Behind this success lies the story of an innovator.
hanafuda to video games
Everything started a century earlier, in 1889, when Fusajiro Yamauchi founded a small company called Nintendo Koppai to manufacture hanafuda, a type of Japanese cards. The business prospered for many decades, but when the great-grandson of Yamauchi, Hiroshi, took charge in 1949, he started to look for ways to diversify his company’s sources of income.
The young Yamauchi dropped out of university at age 21 to take charge of the family business. Soon, he understood that the hanafuda card business was limited. This was in spite of the success of his agreement with Disney to make Disney character cards for children, selling 600,000 units in one year.
So he started to try his luck in different businesses: instant rice packets, “love hotels” rented by the hour for young couples, a taxi company, etc. But he didn’t have much success. Finally, at the end of the 60’s, Yamauchi found Nintendo’s new niche when he realised that the technological advances in the electronics industry meant that electronics could be incorporated into entertainment products, given that prices were falling. He began gaining ground in the Japanese electronic games market.
A decade later, when Hiroshi saw the incredible success of the Atari company (video games and personal computers) in the 70’s, he turned his focus to the video games market. In 1977, Nintendo launched its first Color TV-Game console, selling approximately 3 million units in 3 years. It was a modest success for the company, but Hiroshi wanted more. Encouraged by the success of his video games in Japan, he launched into the US market with Radar Scope. It bombed.
Instead of walking away, Yamauchi went back to the drawing board. He wanted to think of how to create an innovative solution. So, he tasked product developer and artist Shigeru Miyamoto with creating a game that would attract Americans more and achieve the success that Radar Scope couldn’t.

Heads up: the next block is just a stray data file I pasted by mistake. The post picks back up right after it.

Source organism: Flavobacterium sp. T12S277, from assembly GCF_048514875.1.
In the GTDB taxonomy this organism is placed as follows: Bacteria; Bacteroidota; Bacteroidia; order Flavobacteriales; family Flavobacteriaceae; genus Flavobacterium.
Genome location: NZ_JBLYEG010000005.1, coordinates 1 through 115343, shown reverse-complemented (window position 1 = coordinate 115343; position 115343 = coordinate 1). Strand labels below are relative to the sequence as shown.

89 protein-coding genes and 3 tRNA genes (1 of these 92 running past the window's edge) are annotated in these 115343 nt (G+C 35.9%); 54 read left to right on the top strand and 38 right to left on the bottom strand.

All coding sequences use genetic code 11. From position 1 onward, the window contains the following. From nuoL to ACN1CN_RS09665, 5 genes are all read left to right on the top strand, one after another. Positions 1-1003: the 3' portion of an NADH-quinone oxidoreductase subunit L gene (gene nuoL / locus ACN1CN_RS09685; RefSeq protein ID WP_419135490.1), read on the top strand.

Miyamoto had an advantage that other video game developers didn’t. He wasn’t a programmer. Instead of approaching the project from the perspective of what the hardware could do, like the majority of developers did at that time, Miyamoto focused on the story first.
And, after several versions, he created what we know today as Super Mario Bros.
In 1983, Nintendo (and Super Mario) launched the Family Computer home console in Japan. Domestic sales skyrocketed. After doing testing in the US market, Nintendo renamed its product NES (Nintendo Entertainment System) and redesigned it for the American market. In 1986, they launched in the US and in 1988, Nintendo had absolute dominance over the American console market.
Since then, to date, the Mario Bros. series alone has sold more than 240 million units.
A fascinating story, right?
An innovator’s vision
In this second part of the article, I want to pause and analyse Hiroshi’s trajectory.
Yamauchi, who ran Nintendo from 1949 to 2002, has been recognised mainly as a business person and not so much as an innovator.
It’s true that he wasn’t the first to develop video games, he didn’t enter the market first, nor did he propose a grand theory in the field of electronics.
But Yamauchi made key moves, such as employing the talent of Shigeru Miyamoto, who was an artist and not a programmer, to make his video games.
This vision of Yamauchi’s changed history. It was with the launch of Family Computer and NES when the innovative culture that he drew upon in the creation of his products was really brought to light:
It was the artists, not the technicians, who made excellent video games. Yamauchi knew intuitively what we know today as the “user experience”. He designed his video games with the user in mind and placed the experience at the forefront of the system.
Nintendo had such a big impact thanks to the fact that he added that vision to functionality.
Self-reflection question: Can an extraordinary impact be made without innovating?]]>